Gatwick Airport chaos on Christmas Eve should be 'wake-up call' says report

More than 11,000 travellers were affected by delays and cancellations on December 24 (Pic: PA)

More than 11,000 travellers were affected by delays and cancellations on December 24 (Pic: PA)

First published in News

The Christmas Eve chaos at Gatwick Airport should be "a wake-up call for airports across the UK", a damning report from MPs has said.

More than 11,000 travellers were affected by delays and cancellations on December 24 after flooding caused a power failure at the airport.

The report into the problems, released today (Friday) by the House of Commons Transport Committee, found a string of failures from airport staff.

Among the issues were poor and often inconsistent information about what was happening and a lack of clarity about who was in charge.


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Complaints were also made about the lack of basic facilities, such as toilets and drinking water and confusion about what expenses passengers could be reimbursed for, particularly if alternative flights were arranged.

The committee's report said: "The problems at Gatwick at Christmas Eve should be a wake-up call for airports across the UK to get on top of operational resilience issues.

"Disruption of whatever nature should be met with well-drilled plans, familiar to airport operators, airlines, and other contractors, which put passenger interests first."

The committee said there was a wider problem "with complex EU legislation on passenger rights to compensation when flights are delayed or cancelled".

The report recommended the Civil Aviation Authority brings forward proposals for improving the provision of information to passengers about their rights at times of disruption.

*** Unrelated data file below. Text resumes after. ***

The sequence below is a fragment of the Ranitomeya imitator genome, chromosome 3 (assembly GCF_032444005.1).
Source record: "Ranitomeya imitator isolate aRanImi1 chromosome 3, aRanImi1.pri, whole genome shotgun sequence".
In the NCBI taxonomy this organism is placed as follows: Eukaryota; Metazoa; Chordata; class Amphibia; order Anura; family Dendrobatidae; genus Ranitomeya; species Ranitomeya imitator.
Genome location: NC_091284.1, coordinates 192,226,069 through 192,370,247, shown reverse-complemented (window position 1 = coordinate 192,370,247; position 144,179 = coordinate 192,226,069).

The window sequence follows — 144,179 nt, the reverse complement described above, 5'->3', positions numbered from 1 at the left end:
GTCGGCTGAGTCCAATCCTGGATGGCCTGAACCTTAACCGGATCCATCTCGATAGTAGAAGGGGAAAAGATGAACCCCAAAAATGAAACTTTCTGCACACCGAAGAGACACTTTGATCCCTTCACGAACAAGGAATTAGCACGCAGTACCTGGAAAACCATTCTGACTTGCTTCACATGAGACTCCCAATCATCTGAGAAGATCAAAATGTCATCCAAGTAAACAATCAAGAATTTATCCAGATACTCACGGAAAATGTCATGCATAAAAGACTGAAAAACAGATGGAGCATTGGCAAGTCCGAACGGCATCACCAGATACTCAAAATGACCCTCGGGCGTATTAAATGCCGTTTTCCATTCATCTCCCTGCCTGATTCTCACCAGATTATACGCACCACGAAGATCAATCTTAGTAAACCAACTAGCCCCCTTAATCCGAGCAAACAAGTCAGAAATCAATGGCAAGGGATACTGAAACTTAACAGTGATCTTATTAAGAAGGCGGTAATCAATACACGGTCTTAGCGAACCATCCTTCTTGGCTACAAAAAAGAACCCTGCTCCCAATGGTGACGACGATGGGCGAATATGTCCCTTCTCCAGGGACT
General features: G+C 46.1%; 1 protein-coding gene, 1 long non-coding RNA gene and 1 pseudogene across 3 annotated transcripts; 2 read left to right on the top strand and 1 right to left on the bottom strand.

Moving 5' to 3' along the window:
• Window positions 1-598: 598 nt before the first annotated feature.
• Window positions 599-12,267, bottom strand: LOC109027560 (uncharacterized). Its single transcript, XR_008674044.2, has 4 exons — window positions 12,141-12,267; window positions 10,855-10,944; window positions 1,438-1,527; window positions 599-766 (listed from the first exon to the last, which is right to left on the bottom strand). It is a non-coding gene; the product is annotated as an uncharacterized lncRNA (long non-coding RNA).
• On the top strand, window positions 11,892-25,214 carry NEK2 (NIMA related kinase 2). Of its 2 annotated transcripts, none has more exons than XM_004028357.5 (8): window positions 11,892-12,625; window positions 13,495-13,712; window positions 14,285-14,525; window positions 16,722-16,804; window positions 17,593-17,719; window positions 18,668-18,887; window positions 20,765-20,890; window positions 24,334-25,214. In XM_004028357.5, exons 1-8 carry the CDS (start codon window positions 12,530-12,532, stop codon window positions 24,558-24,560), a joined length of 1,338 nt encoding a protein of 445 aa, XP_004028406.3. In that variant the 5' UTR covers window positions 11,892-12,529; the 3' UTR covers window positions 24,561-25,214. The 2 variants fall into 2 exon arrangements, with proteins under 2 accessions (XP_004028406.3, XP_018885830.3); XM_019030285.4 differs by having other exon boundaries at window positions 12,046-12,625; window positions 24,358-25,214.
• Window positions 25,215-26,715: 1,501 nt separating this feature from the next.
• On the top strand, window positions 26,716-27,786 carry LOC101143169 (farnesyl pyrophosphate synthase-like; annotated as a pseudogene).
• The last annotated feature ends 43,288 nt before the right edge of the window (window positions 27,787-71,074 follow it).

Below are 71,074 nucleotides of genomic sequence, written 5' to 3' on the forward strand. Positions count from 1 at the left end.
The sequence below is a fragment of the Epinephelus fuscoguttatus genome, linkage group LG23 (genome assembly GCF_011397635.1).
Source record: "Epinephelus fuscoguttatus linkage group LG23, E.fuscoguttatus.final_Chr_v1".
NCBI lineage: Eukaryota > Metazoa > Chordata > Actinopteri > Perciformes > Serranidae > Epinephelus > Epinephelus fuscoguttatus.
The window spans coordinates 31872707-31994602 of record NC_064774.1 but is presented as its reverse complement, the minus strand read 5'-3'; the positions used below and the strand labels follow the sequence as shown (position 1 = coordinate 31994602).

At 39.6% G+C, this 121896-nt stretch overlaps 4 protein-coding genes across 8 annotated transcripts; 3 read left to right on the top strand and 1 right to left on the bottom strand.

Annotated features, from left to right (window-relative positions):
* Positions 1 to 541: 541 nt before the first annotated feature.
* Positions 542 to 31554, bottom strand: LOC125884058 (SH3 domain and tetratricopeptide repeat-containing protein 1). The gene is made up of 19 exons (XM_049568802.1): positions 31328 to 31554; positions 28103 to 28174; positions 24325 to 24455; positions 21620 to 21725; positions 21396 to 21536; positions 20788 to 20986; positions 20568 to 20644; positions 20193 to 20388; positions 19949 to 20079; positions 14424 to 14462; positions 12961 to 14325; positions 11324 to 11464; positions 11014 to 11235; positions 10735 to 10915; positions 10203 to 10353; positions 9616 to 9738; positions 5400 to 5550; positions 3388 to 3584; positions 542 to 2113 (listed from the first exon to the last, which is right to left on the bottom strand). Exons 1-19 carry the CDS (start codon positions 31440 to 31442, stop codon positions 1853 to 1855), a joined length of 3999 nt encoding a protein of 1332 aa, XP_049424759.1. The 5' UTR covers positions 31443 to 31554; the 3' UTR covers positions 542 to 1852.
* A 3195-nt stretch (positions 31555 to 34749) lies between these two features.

It added: “We also recommend that the Government push for amendment to the proposed new EU regulation on this issue to include electronic means of alert and information dissemination.”

The committee welcomed the decision from Gatwick bosses to appoint passenger champions at each of its terminals, to focus on passenger welfare. They recommended other airports should do the same.

London Gatwick spokesperson said: “Gatwick welcomes the Transport Select Committee’s report and fully accepts its recommendations.

“Following the events of Christmas Eve, Gatwick set aside a £30 million resilience fund and immediately began projects to strengthen flood defences.

“In partnership with its airlines, extensive work has already been undertaken to improve contingency plans and passenger welfare in times of disruption.

“It is now important to focus on the future and today’s report coupled with David McMillan’s accepted recommendations will help ensure the entire airport community makes the improvements required.”

Comments (1)

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8:33am Fri 11 Apr 14

9 of us says...

Difficult situation to manage on Xmas Eve.

11k + pax in terminals as a result of a power failure. Do you announce that the airport will be close until the situation is fixed and send them all home or do you keep them there until the power is back on. Pax on Xmas Eve want to fly out.
Announce and promulgate to all in the airport what has happened and give them a choice. To commit to a resolution time if you do not have the correct information will prove problamtic and is also unfair to pax.
EU Law protects pax rights when airlines are at fault, be it tech issues or delays, but I am unclear as to what EU law states about airport failure, not the airline itself.
I assume with no power, the ability to communicate is challenging in any circumstances.
Difficult situation to manage on Xmas Eve. 11k + pax in terminals as a result of a power failure. Do you announce that the airport will be close until the situation is fixed and send them all home or do you keep them there until the power is back on. Pax on Xmas Eve want to fly out. Announce and promulgate to all in the airport what has happened and give them a choice. To commit to a resolution time if you do not have the correct information will prove problamtic and is also unfair to pax. EU Law protects pax rights when airlines are at fault, be it tech issues or delays, but I am unclear as to what EU law states about airport failure, not the airline itself. I assume with no power, the ability to communicate is challenging in any circumstances. 9 of us
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